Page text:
WV Shooting Shows Support for Armed Defense
PINCH, W.Va. – Investigators with the Kanawha County Sheriff’s Department say a pharmacist who shot a man who later died will not be charged with a crime.
Detectives said surveillance video at Good’s Family Pharmacy in Pinch shows the masked man pulled out a gun after he entered the pharmacy at about 9:45 Wednesday morning and pointed it at workers. The pharmacist, who has a legal conceal carry permit, pulled out his gun and shot the man, who later died at a Charleston hospital.
It is likely that the armed pharmacist was practiced and had considered the possibility long before he had to act. People who opt for a .45, in my opinion, are more likely to be serious shooters. He did not hesitate, he shot three times; he hit the robbery suspect every time.
The changes in the vocal and published support for self defense are clear. For decades, mention of support for self defense was suppressed. Rare, individual cases might make national attention, but the media usually denigrated them with claims of “vigilante” and “taking the law into your own hands”. Most self defense stories were never published or were spiked after publication at the local level. In the few stories that got attention, such as the Bernard Goetz case, it was clear that there was widespread support for self defense and fighting back against crime, but its vocalization was minimized.
As publishing and access to news has blossomed via the Internet, as media has had to allow widespread reader interaction with ubiquitous comments sections, the false social stigma against self defense has faded.
In this case, the employer spoke up for his employee’s actions, and goes beyond, to embrace self defense as a philosophy:
Good said he had no problem with his employees carrying firearms with a concealed carry permit while on the job.
That philosophy has been supported by legislatures across the country. Wisconsin law even grants immunity from liability for businesses that allow their employees to carry guns.
Comments at the article show an increased sophistication in the public awareness of the reality of self defense shootings. While kudos to the shooter abound, they are tempered with the understanding that a self defense killing is a serious event that will take considerable adjustment. From the comments:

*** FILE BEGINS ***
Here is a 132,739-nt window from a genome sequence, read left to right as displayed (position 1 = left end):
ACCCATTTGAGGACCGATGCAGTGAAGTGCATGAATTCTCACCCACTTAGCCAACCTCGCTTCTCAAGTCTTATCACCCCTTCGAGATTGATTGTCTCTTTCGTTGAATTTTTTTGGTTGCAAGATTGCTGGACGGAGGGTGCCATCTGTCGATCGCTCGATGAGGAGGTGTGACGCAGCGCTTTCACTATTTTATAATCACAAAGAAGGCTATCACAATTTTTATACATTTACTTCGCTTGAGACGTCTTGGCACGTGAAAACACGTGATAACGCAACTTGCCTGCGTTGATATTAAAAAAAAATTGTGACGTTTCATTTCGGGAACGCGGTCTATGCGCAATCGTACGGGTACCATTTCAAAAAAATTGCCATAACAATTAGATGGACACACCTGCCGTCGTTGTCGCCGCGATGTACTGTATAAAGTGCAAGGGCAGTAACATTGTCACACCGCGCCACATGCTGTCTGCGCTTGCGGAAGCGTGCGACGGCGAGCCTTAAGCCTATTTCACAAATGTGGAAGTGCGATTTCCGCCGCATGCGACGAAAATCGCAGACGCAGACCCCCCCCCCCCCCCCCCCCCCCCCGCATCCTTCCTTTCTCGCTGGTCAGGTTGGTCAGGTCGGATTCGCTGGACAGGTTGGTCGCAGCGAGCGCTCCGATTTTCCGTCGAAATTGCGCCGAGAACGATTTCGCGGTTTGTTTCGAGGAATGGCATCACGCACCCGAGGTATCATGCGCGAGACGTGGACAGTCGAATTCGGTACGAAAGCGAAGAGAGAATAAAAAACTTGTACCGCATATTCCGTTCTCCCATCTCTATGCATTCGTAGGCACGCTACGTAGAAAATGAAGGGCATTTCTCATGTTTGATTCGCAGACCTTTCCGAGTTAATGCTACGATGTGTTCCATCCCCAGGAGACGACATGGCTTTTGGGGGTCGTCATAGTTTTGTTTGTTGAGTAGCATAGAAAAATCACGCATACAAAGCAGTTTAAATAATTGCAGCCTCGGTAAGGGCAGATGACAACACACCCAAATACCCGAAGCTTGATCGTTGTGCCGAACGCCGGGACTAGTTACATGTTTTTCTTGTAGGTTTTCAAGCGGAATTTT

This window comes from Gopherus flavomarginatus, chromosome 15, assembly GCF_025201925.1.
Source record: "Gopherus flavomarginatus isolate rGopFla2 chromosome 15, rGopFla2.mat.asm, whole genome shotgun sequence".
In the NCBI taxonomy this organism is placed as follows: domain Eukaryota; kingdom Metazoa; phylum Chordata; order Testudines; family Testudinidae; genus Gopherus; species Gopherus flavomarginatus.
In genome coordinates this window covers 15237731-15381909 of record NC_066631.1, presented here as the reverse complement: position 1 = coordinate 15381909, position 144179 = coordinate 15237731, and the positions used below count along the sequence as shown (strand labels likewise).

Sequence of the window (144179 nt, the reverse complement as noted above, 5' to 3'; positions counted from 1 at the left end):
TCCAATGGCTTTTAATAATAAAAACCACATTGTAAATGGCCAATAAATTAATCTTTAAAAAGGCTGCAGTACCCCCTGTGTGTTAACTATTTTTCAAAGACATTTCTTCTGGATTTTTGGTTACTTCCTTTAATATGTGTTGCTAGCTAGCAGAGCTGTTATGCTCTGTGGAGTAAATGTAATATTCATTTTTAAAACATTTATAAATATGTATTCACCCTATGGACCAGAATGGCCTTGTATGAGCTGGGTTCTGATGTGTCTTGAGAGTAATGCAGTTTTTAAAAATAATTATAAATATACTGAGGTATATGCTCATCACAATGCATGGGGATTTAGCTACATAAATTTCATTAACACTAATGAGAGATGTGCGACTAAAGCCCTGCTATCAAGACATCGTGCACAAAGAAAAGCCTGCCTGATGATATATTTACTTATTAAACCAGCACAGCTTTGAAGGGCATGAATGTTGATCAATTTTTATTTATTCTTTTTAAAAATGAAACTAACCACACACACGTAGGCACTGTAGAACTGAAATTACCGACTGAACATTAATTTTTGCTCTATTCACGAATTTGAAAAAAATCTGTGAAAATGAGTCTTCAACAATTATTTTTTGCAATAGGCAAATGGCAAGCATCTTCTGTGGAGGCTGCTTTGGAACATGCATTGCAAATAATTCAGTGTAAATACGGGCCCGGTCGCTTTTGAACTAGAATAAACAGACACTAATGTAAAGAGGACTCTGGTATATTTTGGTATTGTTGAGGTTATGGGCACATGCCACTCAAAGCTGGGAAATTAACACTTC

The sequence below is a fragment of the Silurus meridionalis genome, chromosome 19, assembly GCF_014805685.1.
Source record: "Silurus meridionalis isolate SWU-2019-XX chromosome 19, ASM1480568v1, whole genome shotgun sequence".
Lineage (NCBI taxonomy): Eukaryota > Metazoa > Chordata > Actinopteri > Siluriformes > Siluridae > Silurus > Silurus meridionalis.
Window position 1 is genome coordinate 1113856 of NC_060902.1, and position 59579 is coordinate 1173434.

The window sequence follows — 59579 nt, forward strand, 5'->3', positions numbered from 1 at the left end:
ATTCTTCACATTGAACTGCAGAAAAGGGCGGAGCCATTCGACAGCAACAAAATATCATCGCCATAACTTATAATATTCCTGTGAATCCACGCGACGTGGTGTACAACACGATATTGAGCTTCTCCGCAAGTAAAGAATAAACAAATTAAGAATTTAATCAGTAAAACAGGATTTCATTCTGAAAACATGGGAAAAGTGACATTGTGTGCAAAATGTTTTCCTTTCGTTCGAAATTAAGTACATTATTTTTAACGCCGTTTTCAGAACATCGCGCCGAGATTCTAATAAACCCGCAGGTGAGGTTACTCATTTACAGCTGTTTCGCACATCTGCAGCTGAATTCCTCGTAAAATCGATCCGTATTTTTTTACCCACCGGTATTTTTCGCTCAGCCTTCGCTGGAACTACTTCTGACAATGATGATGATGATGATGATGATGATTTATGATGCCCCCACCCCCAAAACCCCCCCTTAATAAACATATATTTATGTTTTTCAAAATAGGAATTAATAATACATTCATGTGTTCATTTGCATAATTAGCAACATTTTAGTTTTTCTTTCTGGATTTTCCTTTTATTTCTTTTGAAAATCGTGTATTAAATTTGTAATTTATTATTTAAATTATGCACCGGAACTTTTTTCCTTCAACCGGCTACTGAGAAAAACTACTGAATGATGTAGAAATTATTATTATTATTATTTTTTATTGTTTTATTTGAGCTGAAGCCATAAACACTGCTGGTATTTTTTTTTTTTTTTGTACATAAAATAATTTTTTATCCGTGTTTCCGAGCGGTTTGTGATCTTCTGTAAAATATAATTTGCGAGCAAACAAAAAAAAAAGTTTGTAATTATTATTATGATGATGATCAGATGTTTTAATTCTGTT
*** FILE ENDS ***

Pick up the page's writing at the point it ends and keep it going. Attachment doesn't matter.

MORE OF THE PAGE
Tell him it will be alright and it isn’t his fault. That thief put him in a situation he should never have been in. I am sure he had no desire to take that man’s life, but when he pulled that gun to rob everyone he left your uncle with very little choice. We should all pray for his peace of mind dealing with this situation.
This sort of community support helps to mitigate post shooting problems. When a self defense shooter realizes that he is supported, and not denigrated as a “killer”, symptoms of post shooting trauma are diminished.
A commenter who calls himself “Rational Thinker” is roundly castigated for suggesting that the pharmacist should just have “given him what he was after”. A small number, a tiny minority, voice similar comments. There are, at last count, 195 comments on the story. Here is a comment that is a microcosm of what has been happening to the public attitude about guns and self defense in the United States over the last 50 years:
I dislike guns. I only dislike them because they make me somewhat nervous to be around them. I do however want to learn how to use one and eventually own one.
I do not condone shooting or killing anyone. However, this man was in a store with INNOCENT people and potentially children. I think the pharmacist did the right thing and I support him 100%.
It is not unusual for people who are unfamiliar with firearms to be a bit nervous about them. It is also common for them to become firearms enthusiasts once someone takes them shooting. The more people become aware of facts about firearms and self defense, versus media myths, the more people are converted to second amendment supporters, or to a neutral position. Gallup data clearly shows this. Opposition to a ban on handguns has risen from 36% in 1959 to 73% in 2014.
The mass use of surveillance video systems, and the routine carry of recording devices by most members of society, has fed the phenomena. A news consumer is often able to view the event of a robbery themselves, and make up their own mind, rather than relying on a reporter and editor to interpret for them.
©2015 by Dean Weingarten: Permission to share is granted when this notice is included.
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